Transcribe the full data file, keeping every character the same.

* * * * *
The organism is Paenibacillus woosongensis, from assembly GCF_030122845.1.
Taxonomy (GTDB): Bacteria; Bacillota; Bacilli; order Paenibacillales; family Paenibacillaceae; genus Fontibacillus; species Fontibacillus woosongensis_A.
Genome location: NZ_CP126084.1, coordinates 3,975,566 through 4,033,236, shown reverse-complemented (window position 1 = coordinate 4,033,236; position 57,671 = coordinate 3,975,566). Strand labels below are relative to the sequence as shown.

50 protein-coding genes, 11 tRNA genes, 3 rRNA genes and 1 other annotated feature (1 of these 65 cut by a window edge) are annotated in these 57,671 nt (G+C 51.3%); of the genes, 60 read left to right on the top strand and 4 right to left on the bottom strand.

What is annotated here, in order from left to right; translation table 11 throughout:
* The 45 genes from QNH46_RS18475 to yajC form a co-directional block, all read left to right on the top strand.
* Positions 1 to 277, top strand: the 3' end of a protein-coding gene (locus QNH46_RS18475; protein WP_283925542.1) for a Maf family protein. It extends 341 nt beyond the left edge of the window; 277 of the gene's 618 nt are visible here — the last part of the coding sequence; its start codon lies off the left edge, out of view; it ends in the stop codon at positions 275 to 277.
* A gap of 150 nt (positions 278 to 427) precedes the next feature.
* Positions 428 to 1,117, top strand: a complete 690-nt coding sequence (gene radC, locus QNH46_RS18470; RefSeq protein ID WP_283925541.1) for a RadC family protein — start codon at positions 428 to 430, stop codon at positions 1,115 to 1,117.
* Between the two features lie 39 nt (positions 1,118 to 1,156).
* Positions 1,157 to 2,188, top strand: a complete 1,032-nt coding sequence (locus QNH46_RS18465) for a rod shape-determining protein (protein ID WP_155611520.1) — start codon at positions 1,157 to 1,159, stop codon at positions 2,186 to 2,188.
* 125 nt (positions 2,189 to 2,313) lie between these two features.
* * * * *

The organism is Paenibacillus woosongensis, from assembly GCF_030122845.1.
Taxonomy (GTDB): Bacteria; Bacillota; Bacilli; order Paenibacillales; family Paenibacillaceae; genus Fontibacillus; species Fontibacillus woosongensis_A.
Genome location: NZ_CP126084.1, coordinates 3,975,566 through 4,033,236, shown reverse-complemented (window position 1 = coordinate 4,033,236; position 57,671 = coordinate 3,975,566). Strand labels below are relative to the sequence as shown.

50 protein-coding genes, 11 tRNA genes, 3 rRNA genes and 1 other annotated feature (1 of these 65 cut by a window edge) are annotated in these 57,671 nt (G+C 51.3%); of the genes, 60 read left to right on the top strand and 4 right to left on the bottom strand.

What is annotated here, in order from left to right; translation table 11 throughout:
* The 45 genes from QNH46_RS18475 to yajC form a co-directional block, all read left to right on the top strand.
* Positions 1 to 277, top strand: the 3' end of a protein-coding gene (locus QNH46_RS18475; protein WP_283925542.1) for a Maf family protein. It extends 341 nt beyond the left edge of the window; 277 of the gene's 618 nt are visible here — the last part of the coding sequence; its start codon lies off the left edge, out of view; it ends in the stop codon at positions 275 to 277.
* A gap of 150 nt (positions 278 to 427) precedes the next feature.
* Positions 428 to 1,117, top strand: a complete 690-nt coding sequence (gene radC, locus QNH46_RS18470; RefSeq protein ID WP_283925541.1) for a RadC family protein — start codon at positions 428 to 430, stop codon at positions 1,115 to 1,117.
* Between the two features lie 39 nt (positions 1,118 to 1,156).
* Positions 1,157 to 2,188, top strand: a complete 1,032-nt coding sequence (locus QNH46_RS18465) for a rod shape-determining protein (protein ID WP_155611520.1) — start codon at positions 1,157 to 1,159, stop codon at positions 2,186 to 2,188.
* 125 nt (positions 2,189 to 2,313) lie between these two features.